What it takes to rebrand America’s largest law firm
January 15, 2015 • 4 minute read
Rebranding Morgan, Lewis & Bockius LLP, the largest law firm based in the United States, was no small feat, especially as the rebrand occurred amid two mergers (with Bingham and Singapore’s Stamford Law). Infinite Global’s Helen Bertelli talks with Despina Kartson, Morgan Lewis’s Chief Business Development and Marketing Officer, to learn the secrets behind the firm’s successful rebrand.
What does the new Morgan Lewis brand encompass?
Our brand is meant to define and raise awareness of our practice and industry expertise, commitment to client service, and seamless global reach. The overarching brand messages include our lawyers’ responsiveness to clients, agile partnership with clients and the focus on delivering results. As for the brand elements, they include a new logo, color palette, website, and digital presence; new marketing materials; basically a complete rebrand across the board.
How long did the process take, start to finish?
About 15 months.
Who designed the site?
Siegel+Gale is the design firm that we used. In addition, the navigation in the new site—which is very intuitive and aimed at enhancing user experience — was informed by a combination of the design and the new CMS we chose, which provides a very sound backend infrastructure.
The image on the front page of the new website has a bold and fresh approach. Tell us about how this came about.
We knew that we would incorporate photography into the site, but we were also looking for something different. The idea behind the illustration — original artwork that we commissioned — is that it is differentiating and unexpected. It is both new/contemporary and very traditional — a nice way to address both the new and the old, which is an important message.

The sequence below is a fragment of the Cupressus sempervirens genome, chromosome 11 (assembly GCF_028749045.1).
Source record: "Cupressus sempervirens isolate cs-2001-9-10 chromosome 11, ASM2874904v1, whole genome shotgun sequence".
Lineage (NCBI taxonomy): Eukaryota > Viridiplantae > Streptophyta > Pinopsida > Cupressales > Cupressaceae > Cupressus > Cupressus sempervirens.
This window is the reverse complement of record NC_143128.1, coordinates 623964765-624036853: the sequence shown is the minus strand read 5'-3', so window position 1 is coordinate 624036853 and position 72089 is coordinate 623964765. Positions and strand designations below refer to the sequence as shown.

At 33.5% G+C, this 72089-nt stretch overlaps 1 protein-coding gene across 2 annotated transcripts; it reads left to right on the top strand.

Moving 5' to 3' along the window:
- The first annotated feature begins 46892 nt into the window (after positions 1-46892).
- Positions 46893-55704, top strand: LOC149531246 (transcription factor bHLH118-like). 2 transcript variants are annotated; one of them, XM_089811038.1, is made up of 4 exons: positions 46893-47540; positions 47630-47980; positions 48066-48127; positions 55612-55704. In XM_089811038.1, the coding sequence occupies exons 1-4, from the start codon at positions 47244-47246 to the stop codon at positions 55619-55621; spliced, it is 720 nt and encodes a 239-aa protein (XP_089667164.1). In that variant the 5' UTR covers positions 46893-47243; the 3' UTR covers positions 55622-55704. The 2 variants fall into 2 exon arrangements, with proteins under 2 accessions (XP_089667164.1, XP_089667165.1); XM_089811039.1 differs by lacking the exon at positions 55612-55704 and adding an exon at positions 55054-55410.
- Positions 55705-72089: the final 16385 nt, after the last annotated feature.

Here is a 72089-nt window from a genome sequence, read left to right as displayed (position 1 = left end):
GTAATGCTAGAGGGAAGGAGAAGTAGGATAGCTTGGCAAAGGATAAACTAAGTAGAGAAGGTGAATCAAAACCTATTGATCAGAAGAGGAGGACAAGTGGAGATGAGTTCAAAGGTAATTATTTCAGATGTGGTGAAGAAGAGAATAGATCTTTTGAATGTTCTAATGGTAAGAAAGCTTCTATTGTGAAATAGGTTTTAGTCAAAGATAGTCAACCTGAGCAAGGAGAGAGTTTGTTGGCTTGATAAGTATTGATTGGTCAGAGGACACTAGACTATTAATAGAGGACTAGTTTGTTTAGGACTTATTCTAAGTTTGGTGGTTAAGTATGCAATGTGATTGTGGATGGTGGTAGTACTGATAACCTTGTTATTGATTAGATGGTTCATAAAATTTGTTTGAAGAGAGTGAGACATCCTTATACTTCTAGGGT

Was the rebrand planned before the mergers with Bingham and Singapore-based Stamford Law Corp., and how did the mergers impact the plan?
The rebrand was planned prior to our combining with the new firms. The launch was well in the works by the time of the mergers, and so the mergers impacted our timeframe a bit. But interestingly, both firms were good cultural fits, and so integrating them into the Morgan Lewis brand was not as challenging as it otherwise might have been. Very early on we identified our counterparts and resources within the other firms, and we worked very closely with them to procure the information and content that we needed.
How much content was produced during the rebrand?
Literally thousands upon thousands of pieces of content — 2,000 lawyer biographies alone. As such, project management was key. We worked very closely with Steve Andersen and the Infinite Global Content Center; Steve was tremendous and put together a substantial team of journalists to create the content. I don’t know how we would have gotten it done otherwise.
We also created extensive style, tone, length, etc. guidelines that we applied to all the content to ensure it remained consistent and within our new brand parameters. Finally, before beginning the rebrand we did a comprehensive audit of all our content to determine which elements would migrate, and which would disappear or fold into something else.
As part of the content strategy, you revamped the Morgan Lewis attorney biographies. Tell me about what you did and how you accomplished this.
We re-worked the biographies to focus on what our lawyers do for clients, rather than emphasizing the background of the lawyers. Our goal was to make a stronger connection to the client through these written materials. In terms of how we accomplished this, we had each lawyer update his or her biography from a purely factual perspective, making sure all the information was correct. Then we turned them all over to Steve’s team to rewrite each according to our new style guidelines.
Having just managed the brand launch for one of the most prominent law firms in the world, what tips/best practices can you share with legal marketers?
I think the most important message is to cultivate a really strong collaboration among all of the constituents responsible for launching a new brand—technology, marketing, external writers, etc. It is critically important to make sure there is regular communication and strong collaboration. No single person could have accomplished this alone; this was truly a team effort.